Lou Parkinson
Jeremy, thanks for your lovely comments. It doesn't actually say when you posted it so it's probably been here a while but I didn't actually realise I had a comments box on the bottom of this article. I have written a couple of others, my one on dependence on technology is on the website at the moment and I have one on volunteers which you can now access through the archive box on the side of the technology article. I don't think I ever will run for elections, I want to be a teacher, but hopefully I can encourage the right kind of people to take up governing this country that way. Charlie, you make some very good points and I'm really pleased to know that you do care. I hope that there are more people like you out there and so our country won't be in such dire straits after all. Keep paying attention and change what you can about people's attitudes.

Kyle Wilson
I love Tony! Keep up the good work!

Richard
I believe young people are actually very interested in politics. However they are not interested in party politics which occupy the majority of the news articles. We should give young people more credit, I have found many young people are actually very interested in issues which affect their lives. By giving young people more responisibily in their communities and schools, they will value the importance of politics and rate it as a higher priority in their lives.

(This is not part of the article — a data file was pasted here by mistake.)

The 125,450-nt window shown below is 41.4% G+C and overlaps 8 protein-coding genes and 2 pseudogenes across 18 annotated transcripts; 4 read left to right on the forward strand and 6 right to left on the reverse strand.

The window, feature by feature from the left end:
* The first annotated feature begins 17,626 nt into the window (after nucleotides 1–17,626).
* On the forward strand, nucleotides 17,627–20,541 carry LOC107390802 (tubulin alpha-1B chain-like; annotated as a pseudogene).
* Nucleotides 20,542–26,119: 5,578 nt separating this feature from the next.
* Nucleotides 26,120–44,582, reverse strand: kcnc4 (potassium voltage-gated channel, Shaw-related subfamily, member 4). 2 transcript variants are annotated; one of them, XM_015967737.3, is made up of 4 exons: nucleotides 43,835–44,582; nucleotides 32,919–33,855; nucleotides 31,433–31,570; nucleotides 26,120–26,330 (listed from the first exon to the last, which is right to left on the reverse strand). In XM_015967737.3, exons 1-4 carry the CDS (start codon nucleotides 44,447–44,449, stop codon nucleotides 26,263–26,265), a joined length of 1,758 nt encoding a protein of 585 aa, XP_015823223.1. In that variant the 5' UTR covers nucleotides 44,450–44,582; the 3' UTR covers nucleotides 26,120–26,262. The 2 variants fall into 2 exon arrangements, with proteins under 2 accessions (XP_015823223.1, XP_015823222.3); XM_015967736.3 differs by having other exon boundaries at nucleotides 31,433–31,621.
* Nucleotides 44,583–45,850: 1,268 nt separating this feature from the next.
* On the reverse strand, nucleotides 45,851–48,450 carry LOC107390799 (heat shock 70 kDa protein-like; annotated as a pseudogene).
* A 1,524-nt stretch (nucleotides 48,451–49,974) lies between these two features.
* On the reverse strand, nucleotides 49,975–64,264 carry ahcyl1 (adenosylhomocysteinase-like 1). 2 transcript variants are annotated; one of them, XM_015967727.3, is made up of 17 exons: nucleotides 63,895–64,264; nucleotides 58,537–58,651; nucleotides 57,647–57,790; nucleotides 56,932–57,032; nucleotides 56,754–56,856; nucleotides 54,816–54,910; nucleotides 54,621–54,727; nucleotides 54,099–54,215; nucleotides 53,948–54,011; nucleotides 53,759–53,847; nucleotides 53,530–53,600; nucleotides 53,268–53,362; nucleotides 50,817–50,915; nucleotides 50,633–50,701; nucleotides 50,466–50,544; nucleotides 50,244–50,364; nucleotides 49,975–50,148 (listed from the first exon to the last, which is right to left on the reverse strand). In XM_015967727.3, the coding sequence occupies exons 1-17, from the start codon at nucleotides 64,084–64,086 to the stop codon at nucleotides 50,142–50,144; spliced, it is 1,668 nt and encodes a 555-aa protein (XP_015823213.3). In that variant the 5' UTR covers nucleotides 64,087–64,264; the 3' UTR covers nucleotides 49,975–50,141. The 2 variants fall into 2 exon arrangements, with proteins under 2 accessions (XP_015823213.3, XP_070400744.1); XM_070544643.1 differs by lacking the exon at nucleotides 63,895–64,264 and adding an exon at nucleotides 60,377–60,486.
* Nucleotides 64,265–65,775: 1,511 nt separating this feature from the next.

Jeremy Parker
I think that your article rings true not only in Gloucestershire but throughout the country and maybe the world. You are an inspiration to teenagers and obviously care a great deal for this country. Please will you let us know when you are running for governmental elections- or maybe in the nearer future, when you write your next article. I hope you continue to spread the word as i see you as a positive influence on society

Charlie Archer (Student)
I am thirteen and I’m interested in current affairs, we should be. We all live in the world, we need to know what’s going on and if it’s bad, try to stop it, like when 500,000 people went on the countryside march, including myself. The fact is, is that most people find news incredibly boring and don’t care about what happens to the world as long as at that moment they are safe and happy.